An analyst is supposed to determine the paths that take the firm to the next level, either in profit or reputation. If we say profit, it means revenue generation. Companies seek investment in terms of equity, not in debt. These two terms are of great understanding.

## Key Takeaways

- The cost of debt is the interest rate a company pays on its debt financing, while the cost of equity is the rate of return shareholders expect on their investment in the company.
- The cost of debt is usually lower than the cost of equity because debt is considered less risky than equity by investors.
- The cost of debt and equity are used to calculate a company’s weighted average cost of capital, which is a critical metric for determining a company’s overall financial health and investment potential.

**Cost of Debt vs Cost of Equity**

The cost of debt represents the cost of borrowing funds through issuing bonds or taking loans and is calculated as the interest rate paid on the debt. The cost of equity represents the cost required to attract and retain equity investors and is often calculated using the capital asset pricing model (CAPM). The cost of equity considers the risk associated with an investment, whereas the cost of debt is tax deductible, which lowers the effective cost of debt. A company’s cost of capital is a combination of its debt and equity cost and is used to evaluate the profitability of new investments.

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The cost of debt is the amount that is paid by the management against the borrowed resources. The resources and assets borrowed from someone else will be taxed, and the amount is meant to be paid by the borrower. It’s tack deducible. Hence it’s usually expressed as a post-tax rate.

The cost of equity means the needed rate of return by equity shareholders. Also, there’s a method to determine the value of the cost of equity. It’s done through models, and the most commonly used one is the Capital assets pricing model (CAPM).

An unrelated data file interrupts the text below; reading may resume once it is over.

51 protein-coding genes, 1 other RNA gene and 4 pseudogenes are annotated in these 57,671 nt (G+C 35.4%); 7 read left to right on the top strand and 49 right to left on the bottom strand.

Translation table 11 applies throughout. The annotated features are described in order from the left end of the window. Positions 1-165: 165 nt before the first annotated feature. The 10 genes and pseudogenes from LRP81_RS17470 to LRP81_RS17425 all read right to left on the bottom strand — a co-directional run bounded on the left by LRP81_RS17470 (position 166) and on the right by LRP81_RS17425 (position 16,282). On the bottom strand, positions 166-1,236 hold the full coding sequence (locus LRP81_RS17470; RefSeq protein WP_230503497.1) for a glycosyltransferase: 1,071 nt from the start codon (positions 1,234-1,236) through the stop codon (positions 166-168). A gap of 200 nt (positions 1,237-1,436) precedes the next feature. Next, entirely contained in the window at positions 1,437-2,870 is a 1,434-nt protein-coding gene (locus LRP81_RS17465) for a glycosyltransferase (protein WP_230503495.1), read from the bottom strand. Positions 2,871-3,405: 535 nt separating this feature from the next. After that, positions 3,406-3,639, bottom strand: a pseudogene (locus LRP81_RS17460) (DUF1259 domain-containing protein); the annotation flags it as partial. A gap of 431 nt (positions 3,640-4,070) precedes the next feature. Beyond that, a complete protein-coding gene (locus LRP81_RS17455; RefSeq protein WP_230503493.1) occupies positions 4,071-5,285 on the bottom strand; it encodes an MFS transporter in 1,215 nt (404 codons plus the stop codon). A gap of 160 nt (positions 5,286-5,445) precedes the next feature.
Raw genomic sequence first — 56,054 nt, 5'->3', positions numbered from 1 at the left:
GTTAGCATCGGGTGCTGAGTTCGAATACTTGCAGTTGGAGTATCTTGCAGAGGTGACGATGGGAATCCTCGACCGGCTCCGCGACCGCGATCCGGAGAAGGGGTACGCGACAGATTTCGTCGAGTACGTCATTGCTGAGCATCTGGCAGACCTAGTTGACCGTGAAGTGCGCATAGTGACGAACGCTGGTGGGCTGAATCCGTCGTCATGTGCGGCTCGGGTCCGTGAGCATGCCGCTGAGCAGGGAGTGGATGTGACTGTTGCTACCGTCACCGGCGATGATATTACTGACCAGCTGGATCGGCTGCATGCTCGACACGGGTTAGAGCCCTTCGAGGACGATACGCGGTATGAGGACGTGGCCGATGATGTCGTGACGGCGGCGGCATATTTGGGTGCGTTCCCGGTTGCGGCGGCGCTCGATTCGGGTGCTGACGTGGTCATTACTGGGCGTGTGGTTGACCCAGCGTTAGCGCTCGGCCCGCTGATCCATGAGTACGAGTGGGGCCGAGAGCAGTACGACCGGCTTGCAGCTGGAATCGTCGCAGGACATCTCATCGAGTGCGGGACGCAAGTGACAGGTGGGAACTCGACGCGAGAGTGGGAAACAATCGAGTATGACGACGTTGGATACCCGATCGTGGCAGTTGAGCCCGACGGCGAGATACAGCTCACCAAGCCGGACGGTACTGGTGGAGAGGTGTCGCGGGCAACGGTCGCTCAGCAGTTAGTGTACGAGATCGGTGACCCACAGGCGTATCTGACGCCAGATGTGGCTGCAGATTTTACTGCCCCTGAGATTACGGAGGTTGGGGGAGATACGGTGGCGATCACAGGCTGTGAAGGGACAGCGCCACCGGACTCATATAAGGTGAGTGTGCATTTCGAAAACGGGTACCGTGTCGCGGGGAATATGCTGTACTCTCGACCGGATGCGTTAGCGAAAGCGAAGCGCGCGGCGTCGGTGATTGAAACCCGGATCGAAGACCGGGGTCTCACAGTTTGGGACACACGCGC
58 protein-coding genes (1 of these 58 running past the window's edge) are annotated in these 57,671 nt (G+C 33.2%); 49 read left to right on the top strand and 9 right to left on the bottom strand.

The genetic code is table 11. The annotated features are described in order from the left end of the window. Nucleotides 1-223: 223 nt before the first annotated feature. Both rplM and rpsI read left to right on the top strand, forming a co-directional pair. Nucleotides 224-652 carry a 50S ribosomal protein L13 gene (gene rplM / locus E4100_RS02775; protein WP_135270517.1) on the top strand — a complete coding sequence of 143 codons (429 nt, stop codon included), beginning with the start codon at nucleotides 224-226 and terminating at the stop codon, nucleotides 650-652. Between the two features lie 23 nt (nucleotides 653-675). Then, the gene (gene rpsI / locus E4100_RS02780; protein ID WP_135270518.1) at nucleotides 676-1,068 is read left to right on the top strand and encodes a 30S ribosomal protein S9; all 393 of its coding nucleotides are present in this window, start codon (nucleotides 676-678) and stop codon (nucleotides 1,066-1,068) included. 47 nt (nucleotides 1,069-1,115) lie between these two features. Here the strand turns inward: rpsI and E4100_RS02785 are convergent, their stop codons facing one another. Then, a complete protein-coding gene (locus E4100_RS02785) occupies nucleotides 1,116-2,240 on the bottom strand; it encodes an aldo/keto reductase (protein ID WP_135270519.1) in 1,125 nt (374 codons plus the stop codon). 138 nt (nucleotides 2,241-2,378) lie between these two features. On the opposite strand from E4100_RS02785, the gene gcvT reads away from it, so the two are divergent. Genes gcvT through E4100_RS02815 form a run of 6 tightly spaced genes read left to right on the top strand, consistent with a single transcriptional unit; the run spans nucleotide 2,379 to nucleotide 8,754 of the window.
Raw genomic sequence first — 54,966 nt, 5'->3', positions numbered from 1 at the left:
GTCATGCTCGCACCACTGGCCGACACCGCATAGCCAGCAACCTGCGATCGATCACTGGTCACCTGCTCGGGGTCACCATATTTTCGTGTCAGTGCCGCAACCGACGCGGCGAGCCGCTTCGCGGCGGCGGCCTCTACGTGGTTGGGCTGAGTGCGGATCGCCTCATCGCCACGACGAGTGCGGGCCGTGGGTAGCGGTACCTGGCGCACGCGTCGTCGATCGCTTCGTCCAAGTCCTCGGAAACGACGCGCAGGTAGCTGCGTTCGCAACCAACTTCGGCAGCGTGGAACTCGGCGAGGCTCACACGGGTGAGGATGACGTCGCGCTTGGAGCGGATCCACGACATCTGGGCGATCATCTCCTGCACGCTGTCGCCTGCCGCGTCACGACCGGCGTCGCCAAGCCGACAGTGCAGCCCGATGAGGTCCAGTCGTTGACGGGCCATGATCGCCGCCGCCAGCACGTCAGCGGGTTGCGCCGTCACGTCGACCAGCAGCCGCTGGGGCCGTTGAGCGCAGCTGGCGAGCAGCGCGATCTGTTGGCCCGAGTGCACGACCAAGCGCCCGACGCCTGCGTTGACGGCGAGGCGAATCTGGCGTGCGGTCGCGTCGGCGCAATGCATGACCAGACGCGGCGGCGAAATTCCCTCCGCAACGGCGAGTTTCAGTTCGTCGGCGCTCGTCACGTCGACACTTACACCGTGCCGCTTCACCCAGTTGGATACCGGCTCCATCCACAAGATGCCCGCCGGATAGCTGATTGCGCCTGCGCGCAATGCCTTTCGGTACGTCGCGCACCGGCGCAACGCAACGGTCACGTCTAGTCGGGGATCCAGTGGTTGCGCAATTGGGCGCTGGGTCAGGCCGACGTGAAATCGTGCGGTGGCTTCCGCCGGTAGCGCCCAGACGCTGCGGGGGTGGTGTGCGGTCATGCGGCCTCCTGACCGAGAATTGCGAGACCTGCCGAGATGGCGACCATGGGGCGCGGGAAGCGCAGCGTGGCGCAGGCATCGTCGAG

**Comparison Table**

Parameters of Comparison | Cost of Debt | Cost of Equity |
---|---|---|

Definition | The cost of debt is simply the interest a company pays on its borrowings or the debt held by debt holders of a company. | Cost of equity is the required rate of return by equity shareholders or the equities held by shareholders. |

Formula | COD = r(D)* (1-t), where r(D) is the pre-tax rate, and (1-t) is tax adjustment. | The formula to calculate cost of equity is r(a) = r(f) + ß(a) [ r(m) – r(f) ] Where r(f) is the risk-free rate, ß(a) is the beta of the security, and r(m) – r(f) is the equity market risk premium. |

Rate on a return basis | The cost of debt is the rate of return expected by the debt holders or bondholders for their investments. | COE is the return rate asked from the shareholders of a company. |

Interest basis | Since the resources or services are borrowed, interest is meant to be paid. | There’s no paying off interest at any time. |

Model basis | The cost of debt has nothing to do with models since it’s about taxes. | The cost of equity is calculated through a proposed model, CAPM. |

**What is the Cost of Debt?**